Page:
What Every Nonprofit Needs to Know About Blogging

Do you remember back in the early 2000s when MySpace was all the rage?

Quite a number of nonprofits paved the MySpace way, some to great benefit.

But the social network has been troubled since 2008.

Facebook’s popular takeover, the sale to J. Timberlake, plus many redesigns have made it a very unstable platform.

When they rolled out their design in 2013, you couldn’t even link your old profile to your new one.

All that social media effort, gone in a heartbeat. What a waste!

This is just one example of why you shouldn’t make social media the cornerstone of your online strategy.

It may be tempting to use a Facebook or Google+ page as your main homepage, but think long-term: social media sites go through cycles of popularity, have particular uses for differences audiences, and can even wholly disappear like a drifting ship in the night.

One day, Google+ and Google Authorship are very important for SEO purposes; the next day, Google pulls the plug, and Google+ is pretty much considered dead.

This “digital sharecropping” is dangerous, because you’re renting someone else’s space.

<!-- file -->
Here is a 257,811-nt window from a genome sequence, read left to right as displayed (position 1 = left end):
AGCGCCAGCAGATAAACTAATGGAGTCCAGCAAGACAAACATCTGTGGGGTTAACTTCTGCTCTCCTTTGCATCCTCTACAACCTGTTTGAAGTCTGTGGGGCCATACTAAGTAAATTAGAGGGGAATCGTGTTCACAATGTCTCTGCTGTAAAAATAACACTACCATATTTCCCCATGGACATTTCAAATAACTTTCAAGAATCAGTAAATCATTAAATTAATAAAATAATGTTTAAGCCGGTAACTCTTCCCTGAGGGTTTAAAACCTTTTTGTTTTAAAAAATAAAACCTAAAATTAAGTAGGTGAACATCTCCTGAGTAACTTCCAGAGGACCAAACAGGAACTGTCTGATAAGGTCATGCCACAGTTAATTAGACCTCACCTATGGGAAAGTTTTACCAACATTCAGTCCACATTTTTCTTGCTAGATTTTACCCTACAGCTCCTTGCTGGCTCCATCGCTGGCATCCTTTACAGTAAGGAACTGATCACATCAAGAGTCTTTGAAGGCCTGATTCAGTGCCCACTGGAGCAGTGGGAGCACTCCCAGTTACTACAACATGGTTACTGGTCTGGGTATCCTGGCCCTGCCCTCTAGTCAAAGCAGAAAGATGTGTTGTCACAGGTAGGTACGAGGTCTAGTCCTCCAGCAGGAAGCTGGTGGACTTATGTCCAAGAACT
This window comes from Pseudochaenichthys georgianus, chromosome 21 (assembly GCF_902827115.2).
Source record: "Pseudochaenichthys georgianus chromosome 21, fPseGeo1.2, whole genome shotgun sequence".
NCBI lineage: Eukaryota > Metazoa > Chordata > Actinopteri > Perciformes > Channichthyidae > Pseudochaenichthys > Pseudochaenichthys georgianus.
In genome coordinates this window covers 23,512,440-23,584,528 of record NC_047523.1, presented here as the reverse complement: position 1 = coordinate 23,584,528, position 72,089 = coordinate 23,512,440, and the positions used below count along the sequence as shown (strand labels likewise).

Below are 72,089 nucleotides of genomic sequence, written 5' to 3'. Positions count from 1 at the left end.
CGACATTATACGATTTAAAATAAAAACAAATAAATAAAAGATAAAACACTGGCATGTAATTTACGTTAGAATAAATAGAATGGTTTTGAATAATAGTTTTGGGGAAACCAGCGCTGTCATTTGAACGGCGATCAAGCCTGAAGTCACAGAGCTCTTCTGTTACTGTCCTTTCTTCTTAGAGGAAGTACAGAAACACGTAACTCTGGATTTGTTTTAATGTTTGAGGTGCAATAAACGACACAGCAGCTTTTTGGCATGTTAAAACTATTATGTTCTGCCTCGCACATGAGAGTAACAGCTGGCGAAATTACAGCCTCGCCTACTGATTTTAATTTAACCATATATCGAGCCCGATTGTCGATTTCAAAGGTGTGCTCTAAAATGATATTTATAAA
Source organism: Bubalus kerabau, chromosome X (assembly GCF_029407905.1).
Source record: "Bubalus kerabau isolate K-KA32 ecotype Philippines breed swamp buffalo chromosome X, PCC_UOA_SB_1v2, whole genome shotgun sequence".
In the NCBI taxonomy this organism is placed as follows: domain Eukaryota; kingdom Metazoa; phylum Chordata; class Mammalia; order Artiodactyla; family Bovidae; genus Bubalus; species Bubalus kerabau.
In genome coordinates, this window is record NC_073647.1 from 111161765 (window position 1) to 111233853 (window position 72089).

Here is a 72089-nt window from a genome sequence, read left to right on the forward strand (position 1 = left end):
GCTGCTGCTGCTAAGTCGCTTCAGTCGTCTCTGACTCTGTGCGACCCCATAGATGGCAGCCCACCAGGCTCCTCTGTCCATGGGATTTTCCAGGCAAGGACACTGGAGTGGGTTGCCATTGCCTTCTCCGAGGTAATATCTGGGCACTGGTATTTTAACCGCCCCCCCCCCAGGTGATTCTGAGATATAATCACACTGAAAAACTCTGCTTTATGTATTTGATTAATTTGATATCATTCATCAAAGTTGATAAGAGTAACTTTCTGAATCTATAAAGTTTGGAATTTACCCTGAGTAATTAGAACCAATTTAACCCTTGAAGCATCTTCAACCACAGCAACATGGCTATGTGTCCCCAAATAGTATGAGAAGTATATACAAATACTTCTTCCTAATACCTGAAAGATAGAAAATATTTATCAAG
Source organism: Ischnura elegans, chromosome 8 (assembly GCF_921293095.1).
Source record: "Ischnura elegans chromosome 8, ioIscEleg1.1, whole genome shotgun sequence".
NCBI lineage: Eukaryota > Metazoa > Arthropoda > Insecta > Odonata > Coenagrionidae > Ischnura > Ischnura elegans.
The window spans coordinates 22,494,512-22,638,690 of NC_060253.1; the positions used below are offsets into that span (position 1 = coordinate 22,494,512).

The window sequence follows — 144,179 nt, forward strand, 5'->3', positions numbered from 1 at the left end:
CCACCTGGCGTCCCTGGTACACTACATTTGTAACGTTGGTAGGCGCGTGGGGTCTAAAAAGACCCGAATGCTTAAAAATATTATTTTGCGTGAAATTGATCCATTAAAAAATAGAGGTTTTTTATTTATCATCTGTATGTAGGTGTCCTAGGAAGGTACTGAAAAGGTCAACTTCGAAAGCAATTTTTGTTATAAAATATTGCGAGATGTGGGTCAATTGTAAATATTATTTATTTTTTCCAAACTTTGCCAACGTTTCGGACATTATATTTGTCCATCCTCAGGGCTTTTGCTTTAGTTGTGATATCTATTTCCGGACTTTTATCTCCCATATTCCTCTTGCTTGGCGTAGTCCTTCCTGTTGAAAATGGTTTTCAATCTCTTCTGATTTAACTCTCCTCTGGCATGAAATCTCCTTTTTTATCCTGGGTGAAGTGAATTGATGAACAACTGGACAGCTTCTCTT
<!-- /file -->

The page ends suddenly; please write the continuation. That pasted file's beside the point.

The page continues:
A blog of relevant content on your own site is much safer, as it will always be there no matter what happens out on the rough social seas.

Other points to consider about social media:

Twitter: You never know when people see your feed. It’s very sporadic. If you’re only posting retweets or short snippets, then you won’t have much content to engage people with.

Facebook: Your posts are only viewed by a certain percentage of the people who like your page.

Pinterest, Instagram: Diehard fans may notice you, but these aren’t the most interactive platforms.

YouTube: Great for producing videos, but unless you create videos that people are going to search for in high volume (cat videos, dancing babies), you probably won’t get much traction, unless you promote on other social media channels. Or come up with the next ALS bucket challenge.

When you have a blog as your homebase, then you can of course link to the content on Twitter and Facebook, upload any photos to Pinterest and Instagram, and hey, why not even create some video content at the same time?

But think of social media as “content distribute channels” and not ground zero for your marketing.

To be clear, you don’t have to abandon social media. My advice is just to focus on your long-form content first, and then break it up into bits that can be consumed on other.

The main benefits of nonprofit blogging:

  • You can to connect with people on your own turf
  • You can tell stories and highlight experiences with detail
  • People can get an up-close-and-personal look at your nonprofit
  • You can use it not just for donors but for the people who use your services
  • You can provide in-depth expertise, which increases your authority

For more arguments about why you should invest in a blog, read this post I wrote for MarketingProfs. You can also check out my slideshare presentation: How a blog can drive your mission.


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